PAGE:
29. Learning

Employers want to invest in people who are looking to grow. Whether you love to take online courses, read, or experiment with hobbies, make sure you show you’re willing to try new things.

30. Physical Capability

Many job postings have the classic line, “must be able to lift X amount of pounds” or “must be able to stand for X hours per day.” Play up past positions that required you to do physical labor.

Advertising

31. Research

How easily can you dig up new details about a concept? Research skills are critical for marketing, business analysis, writing, account management, and more.

32. Money Handling

Being able to count bills quickly and accurately is important at any company with a brick-and-mortar storefront. Integrity and honesty are key when you’re running the cash register or reconciling bank statements.

Commitment

To employers, every new hire represents an investment. Are you worth investing in? Prove it. Employers need to see signs of commitment before they bring you on board.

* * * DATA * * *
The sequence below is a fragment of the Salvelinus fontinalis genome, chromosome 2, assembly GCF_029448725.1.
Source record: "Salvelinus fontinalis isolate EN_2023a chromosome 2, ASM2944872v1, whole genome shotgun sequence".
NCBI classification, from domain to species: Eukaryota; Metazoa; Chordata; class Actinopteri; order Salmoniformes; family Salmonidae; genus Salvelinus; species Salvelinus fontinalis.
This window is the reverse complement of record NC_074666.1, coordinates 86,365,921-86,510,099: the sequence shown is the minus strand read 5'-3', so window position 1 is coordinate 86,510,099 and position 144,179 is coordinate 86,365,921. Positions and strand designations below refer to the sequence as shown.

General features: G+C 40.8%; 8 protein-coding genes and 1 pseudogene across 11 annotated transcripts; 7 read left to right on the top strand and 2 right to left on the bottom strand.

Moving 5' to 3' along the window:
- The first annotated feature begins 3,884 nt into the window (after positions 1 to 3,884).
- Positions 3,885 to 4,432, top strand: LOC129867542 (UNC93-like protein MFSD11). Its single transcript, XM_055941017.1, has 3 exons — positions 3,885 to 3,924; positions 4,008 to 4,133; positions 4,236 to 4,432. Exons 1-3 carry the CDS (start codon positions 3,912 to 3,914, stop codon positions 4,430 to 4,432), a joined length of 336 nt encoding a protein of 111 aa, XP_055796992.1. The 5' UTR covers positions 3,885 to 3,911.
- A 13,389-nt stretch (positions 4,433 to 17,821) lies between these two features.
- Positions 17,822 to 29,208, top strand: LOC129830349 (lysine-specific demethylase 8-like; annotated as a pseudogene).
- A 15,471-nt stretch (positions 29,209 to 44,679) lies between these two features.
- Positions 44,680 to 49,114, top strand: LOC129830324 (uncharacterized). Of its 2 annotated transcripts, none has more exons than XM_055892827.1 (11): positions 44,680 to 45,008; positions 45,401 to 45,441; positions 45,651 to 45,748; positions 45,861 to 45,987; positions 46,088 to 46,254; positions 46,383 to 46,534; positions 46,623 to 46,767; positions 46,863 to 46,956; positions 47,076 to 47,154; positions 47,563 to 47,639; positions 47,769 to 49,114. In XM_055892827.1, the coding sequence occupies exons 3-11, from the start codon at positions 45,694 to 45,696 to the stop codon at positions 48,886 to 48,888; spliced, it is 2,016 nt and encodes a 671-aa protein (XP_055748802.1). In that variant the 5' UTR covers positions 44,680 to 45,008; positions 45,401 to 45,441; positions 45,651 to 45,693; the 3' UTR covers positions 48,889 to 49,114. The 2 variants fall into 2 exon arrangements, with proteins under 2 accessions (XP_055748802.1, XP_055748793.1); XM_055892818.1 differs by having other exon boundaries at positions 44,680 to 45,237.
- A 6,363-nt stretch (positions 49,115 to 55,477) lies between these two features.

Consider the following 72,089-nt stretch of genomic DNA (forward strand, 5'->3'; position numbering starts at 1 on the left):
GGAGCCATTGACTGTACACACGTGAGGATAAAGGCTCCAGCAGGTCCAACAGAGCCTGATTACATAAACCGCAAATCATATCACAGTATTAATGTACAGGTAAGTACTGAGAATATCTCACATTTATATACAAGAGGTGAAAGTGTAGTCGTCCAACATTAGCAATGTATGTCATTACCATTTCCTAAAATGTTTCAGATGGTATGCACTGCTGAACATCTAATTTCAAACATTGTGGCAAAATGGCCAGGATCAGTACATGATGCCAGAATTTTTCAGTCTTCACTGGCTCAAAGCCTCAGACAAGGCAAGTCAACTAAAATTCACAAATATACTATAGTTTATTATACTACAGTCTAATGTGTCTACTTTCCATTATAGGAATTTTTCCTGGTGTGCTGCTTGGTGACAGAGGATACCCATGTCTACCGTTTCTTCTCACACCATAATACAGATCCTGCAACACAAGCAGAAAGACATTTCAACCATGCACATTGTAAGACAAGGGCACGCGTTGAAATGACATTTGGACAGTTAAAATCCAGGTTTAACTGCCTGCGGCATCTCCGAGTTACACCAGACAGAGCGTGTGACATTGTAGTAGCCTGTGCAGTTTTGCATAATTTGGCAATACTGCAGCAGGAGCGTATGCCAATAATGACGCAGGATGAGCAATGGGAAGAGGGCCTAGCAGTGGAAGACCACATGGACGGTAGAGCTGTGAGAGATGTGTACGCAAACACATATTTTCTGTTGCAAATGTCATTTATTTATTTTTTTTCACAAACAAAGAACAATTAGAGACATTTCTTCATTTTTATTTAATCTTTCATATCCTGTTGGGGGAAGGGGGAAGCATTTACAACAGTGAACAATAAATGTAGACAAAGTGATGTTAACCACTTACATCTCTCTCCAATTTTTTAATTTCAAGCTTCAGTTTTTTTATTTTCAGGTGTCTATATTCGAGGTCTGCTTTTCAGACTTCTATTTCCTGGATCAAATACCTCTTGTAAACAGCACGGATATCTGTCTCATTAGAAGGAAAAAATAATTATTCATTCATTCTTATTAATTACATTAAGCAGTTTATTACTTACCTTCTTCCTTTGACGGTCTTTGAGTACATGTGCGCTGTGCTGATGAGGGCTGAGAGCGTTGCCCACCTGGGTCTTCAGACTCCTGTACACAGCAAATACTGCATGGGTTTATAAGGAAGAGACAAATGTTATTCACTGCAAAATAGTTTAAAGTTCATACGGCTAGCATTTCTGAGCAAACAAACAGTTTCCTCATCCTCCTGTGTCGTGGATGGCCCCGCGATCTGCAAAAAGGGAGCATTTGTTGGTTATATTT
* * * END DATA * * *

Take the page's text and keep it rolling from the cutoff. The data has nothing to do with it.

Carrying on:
33. Longevity

Hiring managers love to see long tenures on your resume. This suggests that you’re in it for the long haul, not just passing through for a quick buck.

34. Fidelity

For an employer-employee relationship to work, there has to be trust. Employers tend to find out when someone is hiding side gig or sharing information they shouldn’t be. References from past employers can prove that you’re loyal to companies that hire you.

35. Obedience

You won’t agree with every choice your employer makes. With that said, you have to respect your role as an employee. Obedience is about doing what your leader decides is best, even if you have a different perspective.

36. Flexibility

Life is full of surprises. A month into your new job, your role could change entirely. Flexible people can roll with the punches.

Final Words

Perform a self-audit: Which of these skills will your potential employer want to see? Add them to your resume strategically, and you’ll be that much closer to your dream job.

Tips on How to Create a Great Resume

Featured photo credit: Van Tay Media via unsplash.com

Reference

Read Next